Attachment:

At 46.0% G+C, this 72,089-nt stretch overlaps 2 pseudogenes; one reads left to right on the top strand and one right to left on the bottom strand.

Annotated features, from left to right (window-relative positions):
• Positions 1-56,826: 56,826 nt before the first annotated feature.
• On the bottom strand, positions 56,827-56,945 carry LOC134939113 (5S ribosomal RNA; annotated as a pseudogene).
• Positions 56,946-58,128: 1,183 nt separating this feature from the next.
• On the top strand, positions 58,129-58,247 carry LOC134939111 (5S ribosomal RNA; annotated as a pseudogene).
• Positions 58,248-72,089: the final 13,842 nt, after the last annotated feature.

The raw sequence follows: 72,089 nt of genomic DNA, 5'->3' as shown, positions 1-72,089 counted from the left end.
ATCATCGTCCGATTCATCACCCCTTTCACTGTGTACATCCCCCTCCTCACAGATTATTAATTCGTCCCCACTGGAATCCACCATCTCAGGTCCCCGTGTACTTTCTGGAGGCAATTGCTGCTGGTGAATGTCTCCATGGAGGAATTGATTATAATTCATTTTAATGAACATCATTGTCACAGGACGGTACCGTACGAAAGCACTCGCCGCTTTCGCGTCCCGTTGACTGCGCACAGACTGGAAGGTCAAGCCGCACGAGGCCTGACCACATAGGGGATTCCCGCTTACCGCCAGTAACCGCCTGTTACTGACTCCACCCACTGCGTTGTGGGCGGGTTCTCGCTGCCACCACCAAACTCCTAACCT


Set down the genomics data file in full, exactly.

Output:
At 46.0% G+C, this 72,089-nt stretch overlaps 2 pseudogenes; one reads left to right on the top strand and one right to left on the bottom strand.

Annotated features, from left to right (window-relative positions):
• Positions 1-56,826: 56,826 nt before the first annotated feature.
• On the bottom strand, positions 56,827-56,945 carry LOC134939113 (5S ribosomal RNA; annotated as a pseudogene).
• Positions 56,946-58,128: 1,183 nt separating this feature from the next.
• On the top strand, positions 58,129-58,247 carry LOC134939111 (5S ribosomal RNA; annotated as a pseudogene).
• Positions 58,248-72,089: the final 13,842 nt, after the last annotated feature.

The raw sequence follows: 72,089 nt of genomic DNA, 5'->3' as shown, positions 1-72,089 counted from the left end.
ATCATCGTCCGATTCATCACCCCTTTCACTGTGTACATCCCCCTCCTCACAGATTATTAATTCGTCCCCACTGGAATCCACCATCTCAGGTCCCCGTGTACTTTCTGGAGGCAATTGCTGCTGGTGAATGTCTCCATGGAGGAATTGATTATAATTCATTTTAATGAACATCATTGTCACAGGACGGTACCGTACGAAAGCACTCGCCGCTTTCGCGTCCCGTTGACTGCGCACAGACTGGAAGGTCAAGCCGCACGAGGCCTGACCACATAGGGGATTCCCGCTTACCGCCAGTAACCGCCTGTTACTGACTCCACCCACTGCGTTGTGGGCGGGTTCTCGCTGCCACCACCAAACTCCTAACCT